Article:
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Understanding relational databases

MySQL is an example of a relational database engine. It manages data in multiple tables and columns, and gives you the ability to join these tables together at runtime in SQL statements. It's important to understand a few basics about the nature of databases. Data is stored in tables. In this example, data is stored for a library in a number of tables, including Authors, Books, Customers, and Checkouts. Each of the tables manages data for a particular entity.

For example, the Authors table manages data for each author. You define the table with multiple columns. Columns, also known as fields, represent the individual elements of data in a particular entity. When you design your tables, it's very important to include a single column, known as the primary key. In this table, the authorId is the primary key. The asterisk indicates this. Then each of the other columns represents a particular bit of data. For example, an author might have the firstName, the lastName, and the dateOfBirth.

The authorId in MySQL is commonly set up as an integer, or numeric value, which means that when you add a new record to the table, MySQL assigns the next available number for the primary key column. You should design your web sites so that the user never sees this primary key explicitly on the screen. It's a meaningless value, so that the user doesn't have to enter the value or take any responsibility for it. It's completely managed by your web site, by your PHP code, and by your MySQL database.

A well-designed relational database structure is said to be normalized. That means that you don't repeat data, but instead break it up into different tables, so it can easily be joined together as needed at runtime. As mentioned previously, each table should have a primary key. The value for each row in the primary key column uniquely identifies that row, so that if you have a row, say, with a value of 5 in the primary key, there will be no other row with that value. This makes it possible to select data from the table very easily.

Most tables have single column primary keys. For example, an author's table would have an authorId, a book's table would have a bookId, and so on. You don't have to use that naming convention, but it's the one I typically use. There are also sometimes tables with multiple column primary keys, where two or more values together make up a unique value. I won't use any of those tables in the sample database for this video series, but you will see them occur in more complex database structures.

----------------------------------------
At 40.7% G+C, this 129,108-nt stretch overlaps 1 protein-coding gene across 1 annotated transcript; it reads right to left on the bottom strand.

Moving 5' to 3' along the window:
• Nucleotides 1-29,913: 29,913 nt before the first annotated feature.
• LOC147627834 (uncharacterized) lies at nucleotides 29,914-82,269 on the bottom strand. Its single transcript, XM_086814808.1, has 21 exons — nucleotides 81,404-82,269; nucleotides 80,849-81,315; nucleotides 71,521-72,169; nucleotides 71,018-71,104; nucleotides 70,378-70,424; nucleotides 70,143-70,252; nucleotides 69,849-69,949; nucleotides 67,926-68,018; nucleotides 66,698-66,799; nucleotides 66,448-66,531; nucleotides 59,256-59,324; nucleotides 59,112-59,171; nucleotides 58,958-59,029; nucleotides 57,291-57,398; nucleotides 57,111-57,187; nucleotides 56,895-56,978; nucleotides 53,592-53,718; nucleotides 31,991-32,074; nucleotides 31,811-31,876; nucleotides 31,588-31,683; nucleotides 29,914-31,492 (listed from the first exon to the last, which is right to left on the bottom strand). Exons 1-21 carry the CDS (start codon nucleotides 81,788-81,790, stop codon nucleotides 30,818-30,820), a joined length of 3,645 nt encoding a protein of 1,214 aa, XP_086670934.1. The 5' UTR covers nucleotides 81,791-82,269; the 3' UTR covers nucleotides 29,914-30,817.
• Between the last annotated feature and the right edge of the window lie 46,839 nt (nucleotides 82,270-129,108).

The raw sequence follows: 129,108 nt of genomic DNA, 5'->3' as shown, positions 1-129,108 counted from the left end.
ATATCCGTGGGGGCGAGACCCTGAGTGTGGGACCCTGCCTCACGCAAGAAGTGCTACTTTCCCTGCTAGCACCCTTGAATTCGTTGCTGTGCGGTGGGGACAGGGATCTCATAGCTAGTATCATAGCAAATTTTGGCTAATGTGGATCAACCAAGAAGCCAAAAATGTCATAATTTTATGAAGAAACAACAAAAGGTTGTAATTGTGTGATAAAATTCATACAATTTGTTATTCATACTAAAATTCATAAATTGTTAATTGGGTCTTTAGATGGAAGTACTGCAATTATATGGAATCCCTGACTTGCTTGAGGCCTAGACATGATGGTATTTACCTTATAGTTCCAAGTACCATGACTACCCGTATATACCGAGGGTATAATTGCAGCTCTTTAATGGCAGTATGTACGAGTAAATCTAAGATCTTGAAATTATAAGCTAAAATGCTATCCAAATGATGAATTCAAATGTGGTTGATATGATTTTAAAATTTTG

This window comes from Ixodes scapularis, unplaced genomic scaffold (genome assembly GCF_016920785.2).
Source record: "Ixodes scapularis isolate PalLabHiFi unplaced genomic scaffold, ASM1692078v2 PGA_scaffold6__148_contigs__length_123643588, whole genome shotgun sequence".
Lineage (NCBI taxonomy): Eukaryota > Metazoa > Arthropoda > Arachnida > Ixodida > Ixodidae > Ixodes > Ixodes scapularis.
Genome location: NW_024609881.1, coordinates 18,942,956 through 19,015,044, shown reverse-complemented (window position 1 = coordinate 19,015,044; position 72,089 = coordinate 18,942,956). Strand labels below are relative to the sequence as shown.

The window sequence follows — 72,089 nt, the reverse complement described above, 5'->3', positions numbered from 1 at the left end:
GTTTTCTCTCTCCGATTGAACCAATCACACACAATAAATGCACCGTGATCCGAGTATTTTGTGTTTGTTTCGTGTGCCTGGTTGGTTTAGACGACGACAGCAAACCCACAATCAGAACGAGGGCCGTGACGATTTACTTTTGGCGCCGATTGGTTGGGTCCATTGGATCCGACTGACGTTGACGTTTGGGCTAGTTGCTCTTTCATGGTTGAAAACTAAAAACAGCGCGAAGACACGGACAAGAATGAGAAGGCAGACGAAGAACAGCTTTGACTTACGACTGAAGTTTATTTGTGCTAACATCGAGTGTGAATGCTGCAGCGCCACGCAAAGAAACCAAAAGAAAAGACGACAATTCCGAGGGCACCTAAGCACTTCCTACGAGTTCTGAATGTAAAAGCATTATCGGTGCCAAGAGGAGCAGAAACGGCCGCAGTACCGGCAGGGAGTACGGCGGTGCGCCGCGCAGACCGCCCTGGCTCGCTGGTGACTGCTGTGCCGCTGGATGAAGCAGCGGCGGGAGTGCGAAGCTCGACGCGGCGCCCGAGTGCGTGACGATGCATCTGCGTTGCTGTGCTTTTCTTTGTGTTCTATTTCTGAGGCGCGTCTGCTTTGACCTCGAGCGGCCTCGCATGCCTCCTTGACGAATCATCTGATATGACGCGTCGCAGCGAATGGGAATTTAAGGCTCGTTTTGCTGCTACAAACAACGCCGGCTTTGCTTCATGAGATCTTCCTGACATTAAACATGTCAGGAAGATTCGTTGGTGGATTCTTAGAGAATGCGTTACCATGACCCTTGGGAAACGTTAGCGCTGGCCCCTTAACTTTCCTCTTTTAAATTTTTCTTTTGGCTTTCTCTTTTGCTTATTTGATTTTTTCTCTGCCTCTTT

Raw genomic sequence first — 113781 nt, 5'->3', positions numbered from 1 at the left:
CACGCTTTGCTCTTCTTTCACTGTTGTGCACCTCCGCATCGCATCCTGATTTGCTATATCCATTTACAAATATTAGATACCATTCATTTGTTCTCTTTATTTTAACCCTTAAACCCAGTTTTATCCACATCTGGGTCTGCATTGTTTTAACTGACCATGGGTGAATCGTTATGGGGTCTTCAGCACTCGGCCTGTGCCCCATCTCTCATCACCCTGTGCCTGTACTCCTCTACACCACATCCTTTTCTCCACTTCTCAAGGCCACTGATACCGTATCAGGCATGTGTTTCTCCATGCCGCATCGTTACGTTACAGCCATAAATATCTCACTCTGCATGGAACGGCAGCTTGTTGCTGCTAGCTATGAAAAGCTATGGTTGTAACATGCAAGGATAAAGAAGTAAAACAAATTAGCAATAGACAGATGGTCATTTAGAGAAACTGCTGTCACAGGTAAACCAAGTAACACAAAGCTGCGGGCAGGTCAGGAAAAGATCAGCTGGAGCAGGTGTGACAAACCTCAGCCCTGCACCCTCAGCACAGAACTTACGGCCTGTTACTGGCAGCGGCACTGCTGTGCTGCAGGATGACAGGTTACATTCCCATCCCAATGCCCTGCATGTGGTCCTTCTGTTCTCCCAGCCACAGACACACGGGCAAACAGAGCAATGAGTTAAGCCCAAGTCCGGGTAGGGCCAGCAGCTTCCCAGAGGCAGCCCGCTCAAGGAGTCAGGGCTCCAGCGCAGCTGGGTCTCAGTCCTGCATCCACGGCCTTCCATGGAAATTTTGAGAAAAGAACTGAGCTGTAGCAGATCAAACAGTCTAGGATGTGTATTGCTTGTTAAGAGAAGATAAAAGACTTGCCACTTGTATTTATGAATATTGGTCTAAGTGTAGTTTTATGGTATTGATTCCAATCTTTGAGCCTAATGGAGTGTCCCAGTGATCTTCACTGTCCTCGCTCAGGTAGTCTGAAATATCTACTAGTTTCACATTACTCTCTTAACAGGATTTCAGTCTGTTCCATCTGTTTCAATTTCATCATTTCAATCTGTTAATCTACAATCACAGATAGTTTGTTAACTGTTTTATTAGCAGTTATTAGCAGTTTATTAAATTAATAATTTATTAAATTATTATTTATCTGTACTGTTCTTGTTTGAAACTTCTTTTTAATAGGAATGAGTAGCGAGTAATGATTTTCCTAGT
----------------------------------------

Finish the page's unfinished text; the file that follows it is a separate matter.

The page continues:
In order to join tables together, you can add foreign key columns. A foreign key column in one table would match the primary key column in another table. That would allow you to join them together as needed. Here is a way to visualize the relationship between two tables. You create the relationships between primary keys in one table and a foreign key in another table. In this table, there are four columns named bookId, title, authorId, and isbncode.

The asterisk indicates that bookId is the primary key for this table. authorId is also a numeric value, but it's not unique in this table; instead, it's designed to join this table to another table. This table would be the Authors table. It would also have four columns perhaps, with column names of authorId, firstName, lastName, and dateOfBirth. This table's primary key is authorId, indicated by the asterisk. Assuming that there are values in the two tables, Books and Authors that match each other, you would join them together at runtime by matching the values in the authorId columns of both tables.

You would do this with an SQL statement. This is one available syntax for joining tables together. The SELECT clause indicates which columns from each table are going to be included in the recordset returned from the database. The FROM clause uses a JOIN operator to link the two tables together. The ON clause indicates which columns should match each other. The operator JOIN means what we call an inner join. That means that values will only be returned where there are matches between the two tables.

You can also use outer joins, indicated by the phrases LEFT JOIN or RIGHT JOIN. That means that you're including data from one table regardless of whether there is a match is in the other table. Again, for the sake of simplicity, in this video series, I'll only use inner joins indicated by the JOIN operator. So this SQL statement will return four columns, the title and isbncode from the Books table, and the firstName and lastName from the Authors table. These values will be returned in a single recordset, and only where there would be matches between the authorId values in both tables.

There is a lot more to know about relational databases, and normalizing your database structures, but if you understand these simple principles, you'll be able to follow all of the exercises in this video series, and you'll be able to accomplish about 80-90% of what we commonly do in dynamic web applications built with PHP and MySQL.

Understanding relational databases
Video duration: 5m 26s 4h 55m Intermediate Updated Jun 12, 2012

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Understanding relational databases provides you with in-depth training on Business. Taught by David Gassner as part of the Dreamweaver with PHP and MySQL

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Business Developer Web
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Dreamweaver
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